The state of Georgia (EE.UU.) confirmed this Thursday the Democrat Joe Biden win in the presidential elections after completing the manual counting of the votes that barely modified the results.
Biden obtained 2,475,141 votes (49.5%) ahead of the still US president, Donald Trump, with 2,462,857 (49.3%), according to the Secretary of State of Georgia, the electoral authority in the state.
With manual counting Trump cut about 2,000 votes due to human error during the scrutiny, but they were not enough to catch up with Biden, the winner with a final difference of 12,284 votes.
Biden thus became the first Democrat to win in southern Georgia since 1992 did Bill Clinton.
The Secretary of State made the count public after today a federal court in Atlanta (Georgia) rejected the umpteenth lawsuit filed by the Trump campaign that aimed to delay the certification (officialization) of the results.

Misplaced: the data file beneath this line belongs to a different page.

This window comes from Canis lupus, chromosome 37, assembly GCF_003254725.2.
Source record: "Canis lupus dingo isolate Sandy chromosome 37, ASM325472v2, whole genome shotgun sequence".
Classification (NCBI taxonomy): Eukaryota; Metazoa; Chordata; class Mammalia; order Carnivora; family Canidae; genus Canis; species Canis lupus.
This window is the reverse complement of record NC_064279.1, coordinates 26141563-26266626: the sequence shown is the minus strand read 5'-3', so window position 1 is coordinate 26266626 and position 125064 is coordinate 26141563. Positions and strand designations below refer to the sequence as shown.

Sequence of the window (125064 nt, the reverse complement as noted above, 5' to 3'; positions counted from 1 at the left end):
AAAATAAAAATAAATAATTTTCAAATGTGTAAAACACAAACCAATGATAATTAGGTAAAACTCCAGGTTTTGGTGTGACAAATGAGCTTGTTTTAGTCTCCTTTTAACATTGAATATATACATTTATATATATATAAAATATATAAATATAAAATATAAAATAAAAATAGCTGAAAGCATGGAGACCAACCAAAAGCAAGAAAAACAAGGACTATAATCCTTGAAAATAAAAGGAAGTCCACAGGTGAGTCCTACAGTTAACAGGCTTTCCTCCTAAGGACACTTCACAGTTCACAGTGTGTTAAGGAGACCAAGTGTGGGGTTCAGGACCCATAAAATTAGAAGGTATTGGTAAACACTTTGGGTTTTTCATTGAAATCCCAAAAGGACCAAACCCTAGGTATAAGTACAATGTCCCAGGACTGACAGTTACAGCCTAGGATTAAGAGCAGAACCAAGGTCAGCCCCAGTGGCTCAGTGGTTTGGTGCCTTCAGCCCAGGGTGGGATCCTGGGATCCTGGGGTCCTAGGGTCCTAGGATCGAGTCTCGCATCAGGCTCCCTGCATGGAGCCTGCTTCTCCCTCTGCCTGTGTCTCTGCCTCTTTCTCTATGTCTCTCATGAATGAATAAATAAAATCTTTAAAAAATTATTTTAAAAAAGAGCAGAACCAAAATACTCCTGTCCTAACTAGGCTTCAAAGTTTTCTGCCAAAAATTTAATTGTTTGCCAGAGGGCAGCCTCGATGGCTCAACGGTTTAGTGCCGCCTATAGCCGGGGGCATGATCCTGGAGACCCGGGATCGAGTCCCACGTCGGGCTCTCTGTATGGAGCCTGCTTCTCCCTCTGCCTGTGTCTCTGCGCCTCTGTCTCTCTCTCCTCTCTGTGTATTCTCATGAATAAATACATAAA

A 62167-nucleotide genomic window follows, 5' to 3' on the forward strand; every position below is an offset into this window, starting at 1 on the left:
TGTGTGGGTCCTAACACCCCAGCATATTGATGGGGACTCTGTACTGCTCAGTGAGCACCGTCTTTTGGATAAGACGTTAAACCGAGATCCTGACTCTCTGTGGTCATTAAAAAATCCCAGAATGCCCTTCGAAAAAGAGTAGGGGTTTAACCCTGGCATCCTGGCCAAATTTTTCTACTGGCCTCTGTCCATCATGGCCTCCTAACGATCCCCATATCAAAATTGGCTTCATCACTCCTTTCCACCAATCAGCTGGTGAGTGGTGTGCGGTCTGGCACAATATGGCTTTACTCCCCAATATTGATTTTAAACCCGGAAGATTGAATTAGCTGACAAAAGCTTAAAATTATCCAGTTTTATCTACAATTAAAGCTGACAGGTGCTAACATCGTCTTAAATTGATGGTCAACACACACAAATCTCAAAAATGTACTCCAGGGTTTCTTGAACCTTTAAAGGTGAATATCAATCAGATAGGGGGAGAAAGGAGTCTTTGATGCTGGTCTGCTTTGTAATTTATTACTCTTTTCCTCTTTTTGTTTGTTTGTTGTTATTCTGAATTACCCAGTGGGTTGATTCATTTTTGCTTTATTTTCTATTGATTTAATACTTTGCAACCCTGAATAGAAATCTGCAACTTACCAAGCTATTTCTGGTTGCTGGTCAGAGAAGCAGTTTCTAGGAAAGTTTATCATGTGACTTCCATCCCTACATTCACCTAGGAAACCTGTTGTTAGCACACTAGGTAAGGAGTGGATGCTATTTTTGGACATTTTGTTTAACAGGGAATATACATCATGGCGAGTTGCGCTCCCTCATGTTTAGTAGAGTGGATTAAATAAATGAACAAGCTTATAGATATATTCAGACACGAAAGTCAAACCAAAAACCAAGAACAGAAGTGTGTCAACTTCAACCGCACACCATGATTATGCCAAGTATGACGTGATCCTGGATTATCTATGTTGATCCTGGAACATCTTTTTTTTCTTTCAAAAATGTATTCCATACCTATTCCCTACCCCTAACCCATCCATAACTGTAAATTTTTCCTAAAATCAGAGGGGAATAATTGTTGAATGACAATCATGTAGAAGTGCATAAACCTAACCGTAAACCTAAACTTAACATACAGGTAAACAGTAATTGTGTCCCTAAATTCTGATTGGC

In this way, Georgia is expected to make these results official this Friday, which will confirm the assignment of its 16 delegates in the Electoral College to Biden.
As the difference is less than 0.5%, the electoral law in Georgia allows the Trump campaign to request until next Tuesday a new recount, this time mechanical.
Trump has referred to the manual recount in Georgia repeatedly pouring out accusations without evidence and has criticized the Secretary of State, the highest electoral authority, Republican Brad Raffensperger, who has received death threats.
“The false count that is happening in Georgia does not mean anything because they don’t allow the signatures to be examined and verified, “the outgoing president, who has not yet acknowledged his electoral defeat, said on Twitter this week.
Trump and his allies have propagated the theory refuted by Raffensperger himself that in Georgia mail ballots cannot be verified which would have led to them voting even dead.
Raffensperger, in fact, has stated that Trump boycotted himself by delegitimizing postal voting in the midst of a pandemic, resulting in lower turnout of Republican voters than in the primaries held in spring, which would have cost the state.